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Rolling Out the Red Carpet for Soil

United Nations Declares 2015 as International Year of Soils by Amy Overstreet While we might not think about the soil underfoot every day, soil is essential to human survival. Soil grows the food we eat, the flowers and trees that surround us, and provides the foundation for the recreational activities that we enjoy. We walk on … Read More

Feeding a Vision

Maine Could Produce More Than Enough Food to Feed Itself. But Will it? by John Piotti Russell Libby had a head for numbers. An economics major at Bowdoin who later served as statistician for the Maine Department of Agriculture, he could spot patterns and trends in figures not everyone saw. I witnessed this repeatedly when … Read More

Growing for No Profit

Non-profit organizations can offer a low-risk and highly collaborative route for young or beginning farmers to enter into agriculture. By John Welton Neither Emma nor myself grew up on a farm or received significant agricultural training during childhood. This lack of exposure has led to steep learning curves in what we might now consider the … Read More

Reconnecting Refugee Farmers to Their Agricultural Roots

With support, Somalian Refugees find their way back to farming and community on peaceful ground. by Laura McCandlish It’s a crisp Saturday in mid-February at the largest indoor farmers’ market in the whitest state in America, housed in a grand old textile mill on the banks of the Androscoggin River in Brunswick, Maine. A rainbow … Read More

Food Recovery Q&A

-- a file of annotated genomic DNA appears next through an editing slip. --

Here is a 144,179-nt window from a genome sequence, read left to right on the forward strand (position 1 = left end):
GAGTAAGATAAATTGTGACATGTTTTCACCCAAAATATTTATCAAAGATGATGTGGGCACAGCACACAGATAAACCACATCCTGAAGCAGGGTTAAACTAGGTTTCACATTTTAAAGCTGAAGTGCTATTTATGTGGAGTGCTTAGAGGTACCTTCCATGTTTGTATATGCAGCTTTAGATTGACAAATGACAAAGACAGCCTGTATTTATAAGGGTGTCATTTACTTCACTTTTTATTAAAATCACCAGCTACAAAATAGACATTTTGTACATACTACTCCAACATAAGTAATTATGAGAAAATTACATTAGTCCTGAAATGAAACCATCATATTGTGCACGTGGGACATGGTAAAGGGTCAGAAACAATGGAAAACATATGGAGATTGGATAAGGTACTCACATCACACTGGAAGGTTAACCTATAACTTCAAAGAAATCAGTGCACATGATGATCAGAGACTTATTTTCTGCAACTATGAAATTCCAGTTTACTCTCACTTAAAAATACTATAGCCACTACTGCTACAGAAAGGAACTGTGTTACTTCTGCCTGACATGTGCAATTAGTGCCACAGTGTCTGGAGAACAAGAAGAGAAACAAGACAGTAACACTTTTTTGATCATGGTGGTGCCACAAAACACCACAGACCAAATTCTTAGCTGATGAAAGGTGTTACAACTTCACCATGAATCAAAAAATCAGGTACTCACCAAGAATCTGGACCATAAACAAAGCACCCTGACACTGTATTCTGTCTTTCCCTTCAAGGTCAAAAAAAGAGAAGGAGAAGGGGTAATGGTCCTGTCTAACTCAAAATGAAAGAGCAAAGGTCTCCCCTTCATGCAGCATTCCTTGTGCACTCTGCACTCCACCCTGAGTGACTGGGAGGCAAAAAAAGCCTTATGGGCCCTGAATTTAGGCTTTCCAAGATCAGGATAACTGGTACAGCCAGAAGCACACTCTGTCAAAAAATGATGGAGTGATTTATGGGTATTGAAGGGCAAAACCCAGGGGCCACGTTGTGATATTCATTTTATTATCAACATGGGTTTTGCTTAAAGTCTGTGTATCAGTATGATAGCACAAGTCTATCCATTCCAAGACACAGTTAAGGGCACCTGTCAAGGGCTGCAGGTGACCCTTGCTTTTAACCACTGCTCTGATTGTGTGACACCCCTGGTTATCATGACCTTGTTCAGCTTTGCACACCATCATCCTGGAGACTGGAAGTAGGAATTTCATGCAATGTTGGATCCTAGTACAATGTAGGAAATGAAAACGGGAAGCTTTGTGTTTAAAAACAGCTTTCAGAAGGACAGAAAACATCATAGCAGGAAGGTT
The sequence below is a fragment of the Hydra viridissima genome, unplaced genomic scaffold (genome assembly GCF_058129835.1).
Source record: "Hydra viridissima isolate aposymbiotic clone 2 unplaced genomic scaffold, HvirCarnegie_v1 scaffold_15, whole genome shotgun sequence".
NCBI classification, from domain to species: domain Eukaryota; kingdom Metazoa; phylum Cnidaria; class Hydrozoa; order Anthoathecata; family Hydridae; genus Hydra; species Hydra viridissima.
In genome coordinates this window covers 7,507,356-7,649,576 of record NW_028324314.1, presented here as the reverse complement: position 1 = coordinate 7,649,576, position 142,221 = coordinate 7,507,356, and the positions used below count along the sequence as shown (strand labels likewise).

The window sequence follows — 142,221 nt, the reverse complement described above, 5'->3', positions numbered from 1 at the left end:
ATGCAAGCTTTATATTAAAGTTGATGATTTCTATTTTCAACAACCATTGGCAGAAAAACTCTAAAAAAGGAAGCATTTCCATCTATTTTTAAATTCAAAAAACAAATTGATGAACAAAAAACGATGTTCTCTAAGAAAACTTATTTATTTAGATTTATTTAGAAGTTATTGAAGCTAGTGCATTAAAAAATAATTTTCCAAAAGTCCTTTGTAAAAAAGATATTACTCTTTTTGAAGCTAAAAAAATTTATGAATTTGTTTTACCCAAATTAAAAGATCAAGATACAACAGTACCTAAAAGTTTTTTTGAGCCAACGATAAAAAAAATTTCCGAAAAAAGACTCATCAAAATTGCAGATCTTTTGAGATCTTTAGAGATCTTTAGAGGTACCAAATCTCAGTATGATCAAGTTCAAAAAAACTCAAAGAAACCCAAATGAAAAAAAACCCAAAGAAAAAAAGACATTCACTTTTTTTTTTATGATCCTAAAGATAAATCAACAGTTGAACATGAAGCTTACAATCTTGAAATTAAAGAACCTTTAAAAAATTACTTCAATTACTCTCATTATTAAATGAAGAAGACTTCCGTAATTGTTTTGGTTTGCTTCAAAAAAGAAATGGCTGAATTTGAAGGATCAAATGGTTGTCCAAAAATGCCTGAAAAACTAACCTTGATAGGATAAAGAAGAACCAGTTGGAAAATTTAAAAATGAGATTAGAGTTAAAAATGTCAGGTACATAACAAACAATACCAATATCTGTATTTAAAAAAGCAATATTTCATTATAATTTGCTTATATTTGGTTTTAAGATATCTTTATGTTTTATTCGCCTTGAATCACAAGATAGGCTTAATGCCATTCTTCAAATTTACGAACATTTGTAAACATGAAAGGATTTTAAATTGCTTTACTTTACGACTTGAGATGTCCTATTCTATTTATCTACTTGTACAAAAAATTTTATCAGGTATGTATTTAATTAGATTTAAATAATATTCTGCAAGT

An interview with Theresa Snow of Salvation Farms on ‘gleaning’ and agricultural surplus management by Laurie “Duck” Caldwell While many people across the Northeast are working to increase local food production, there are a handful of organizations focused on capturing the surplus and making it available to the most vulnerable people in their communities: the … Read More

Rhubarb or Bust: Farming Notes from Interior Alaska

A rancher’s hope for more farms and food security in a land of extremes by Ruby Peck-Hollembaek While reading all about Cornell University’s Small Farms Program in the Small Farms Quarterly, I decided that I should make a trip to learn more about the program. So, that’s just what I did. The trip gave me … Read More

The Cheney Letters: The Night the Willys Went Skinny-Dipping

by Stuart Cheney Introduction In late February of 2012 I received a letter bearing the name of Stuart Cheney. A native of Brattleboro, Vermont, Stuart wrote to tell me that he enjoyed my memoir piece “Slaughter Daughter” featured in the Winter, 2012 issue of this magazine. I was flattered and surprised to receive such a … Read More

The Cheney Letters

78 year old Vermont farmer shares memoirs with Lindsay Debach, daughter of a Pennsylvania-based butcher, after reading her Small Farm Quarterly piece “Slaughter Daughter”. by Stuart Cheney Introduction In late February of this year I received a letter bearing the name of Stuart Cheney. A native of Brattleboro, Vermont, Stuart wrote to tell me that … Read More

Growing Communities

By Mason Donovan In the beginning of our humble American nation, we had strong communities tied around local family farms.  As we grew in population, the farms decreased along with the community connection.  There is a resurgence lately to not only source locally, but to once again re-establish our communal connections to farms and each … Read More

Gleaning More of New York’s Harvest

by Rebecca Schuelke Staehr A new collaboration among farmers, Cornell University and New York’s food banks aims to increase the amount of gleaning, or food donated directly from farms to the state’s hungry. Gleaning is an ancient concept, thought to date to Old Testament times, and carried through the medieval feudal system, when farmers and … Read More

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